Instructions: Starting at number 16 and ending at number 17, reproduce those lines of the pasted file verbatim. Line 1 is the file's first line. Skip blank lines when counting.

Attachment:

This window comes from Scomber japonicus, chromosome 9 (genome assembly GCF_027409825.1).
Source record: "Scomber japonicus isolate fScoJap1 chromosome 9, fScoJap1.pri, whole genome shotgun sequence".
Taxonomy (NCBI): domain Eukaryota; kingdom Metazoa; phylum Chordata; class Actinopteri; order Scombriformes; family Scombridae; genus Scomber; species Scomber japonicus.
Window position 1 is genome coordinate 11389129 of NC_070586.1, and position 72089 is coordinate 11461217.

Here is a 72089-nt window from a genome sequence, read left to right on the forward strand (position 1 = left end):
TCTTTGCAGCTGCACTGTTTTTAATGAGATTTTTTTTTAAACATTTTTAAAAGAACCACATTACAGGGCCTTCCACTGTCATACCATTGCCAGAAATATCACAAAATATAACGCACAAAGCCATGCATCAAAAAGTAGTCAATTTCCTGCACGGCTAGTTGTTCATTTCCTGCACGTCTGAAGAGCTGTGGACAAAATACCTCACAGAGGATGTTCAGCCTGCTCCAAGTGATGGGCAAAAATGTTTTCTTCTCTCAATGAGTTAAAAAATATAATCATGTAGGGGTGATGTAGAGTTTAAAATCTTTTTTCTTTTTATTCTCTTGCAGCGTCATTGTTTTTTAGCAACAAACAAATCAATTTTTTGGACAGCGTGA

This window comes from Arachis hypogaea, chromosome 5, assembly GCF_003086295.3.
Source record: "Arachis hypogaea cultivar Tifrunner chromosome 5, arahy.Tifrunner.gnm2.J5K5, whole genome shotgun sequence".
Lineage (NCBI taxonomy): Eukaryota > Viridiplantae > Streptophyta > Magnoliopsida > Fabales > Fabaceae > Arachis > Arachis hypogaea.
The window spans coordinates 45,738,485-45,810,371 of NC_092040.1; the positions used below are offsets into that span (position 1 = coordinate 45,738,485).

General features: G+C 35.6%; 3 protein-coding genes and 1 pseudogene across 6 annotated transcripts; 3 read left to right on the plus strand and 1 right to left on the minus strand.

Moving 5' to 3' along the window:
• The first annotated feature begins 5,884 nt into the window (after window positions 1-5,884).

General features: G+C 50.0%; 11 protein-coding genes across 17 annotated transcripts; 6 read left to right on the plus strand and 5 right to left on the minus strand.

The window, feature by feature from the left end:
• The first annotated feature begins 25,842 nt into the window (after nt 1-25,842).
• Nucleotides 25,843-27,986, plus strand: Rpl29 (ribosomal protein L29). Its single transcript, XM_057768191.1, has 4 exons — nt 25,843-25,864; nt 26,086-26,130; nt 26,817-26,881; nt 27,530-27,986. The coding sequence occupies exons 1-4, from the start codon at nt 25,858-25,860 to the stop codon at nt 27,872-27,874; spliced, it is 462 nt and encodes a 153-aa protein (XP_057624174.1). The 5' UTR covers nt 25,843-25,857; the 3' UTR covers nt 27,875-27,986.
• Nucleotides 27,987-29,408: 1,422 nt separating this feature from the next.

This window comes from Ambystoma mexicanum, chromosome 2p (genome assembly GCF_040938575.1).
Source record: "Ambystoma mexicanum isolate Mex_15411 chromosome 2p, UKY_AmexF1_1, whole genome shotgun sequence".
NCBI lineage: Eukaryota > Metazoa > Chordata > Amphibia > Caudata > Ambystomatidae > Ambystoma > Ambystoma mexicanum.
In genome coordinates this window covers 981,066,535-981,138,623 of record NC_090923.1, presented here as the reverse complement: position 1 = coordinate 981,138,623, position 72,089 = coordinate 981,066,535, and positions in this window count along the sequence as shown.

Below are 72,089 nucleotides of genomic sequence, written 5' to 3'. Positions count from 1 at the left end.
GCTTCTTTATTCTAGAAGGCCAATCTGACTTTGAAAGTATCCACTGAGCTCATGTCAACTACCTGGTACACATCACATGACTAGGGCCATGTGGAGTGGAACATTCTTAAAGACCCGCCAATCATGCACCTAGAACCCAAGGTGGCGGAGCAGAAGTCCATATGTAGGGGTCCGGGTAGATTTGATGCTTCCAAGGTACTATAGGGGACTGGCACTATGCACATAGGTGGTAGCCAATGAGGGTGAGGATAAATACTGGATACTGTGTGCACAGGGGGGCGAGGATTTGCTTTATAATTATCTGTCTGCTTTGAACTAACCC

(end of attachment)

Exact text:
• The first annotated feature begins 25,842 nt into the window (after nt 1-25,842).
• Nucleotides 25,843-27,986, plus strand: Rpl29 (ribosomal protein L29). Its single transcript, XM_057768191.1, has 4 exons — nt 25,843-25,864; nt 26,086-26,130; nt 26,817-26,881; nt 27,530-27,986. The coding sequence occupies exons 1-4, from the start codon at nt 25,858-25,860 to the stop codon at nt 27,872-27,874; spliced, it is 462 nt and encodes a 153-aa protein (XP_057624174.1). The 5' UTR covers nt 25,843-25,857; the 3' UTR covers nt 27,875-27,986.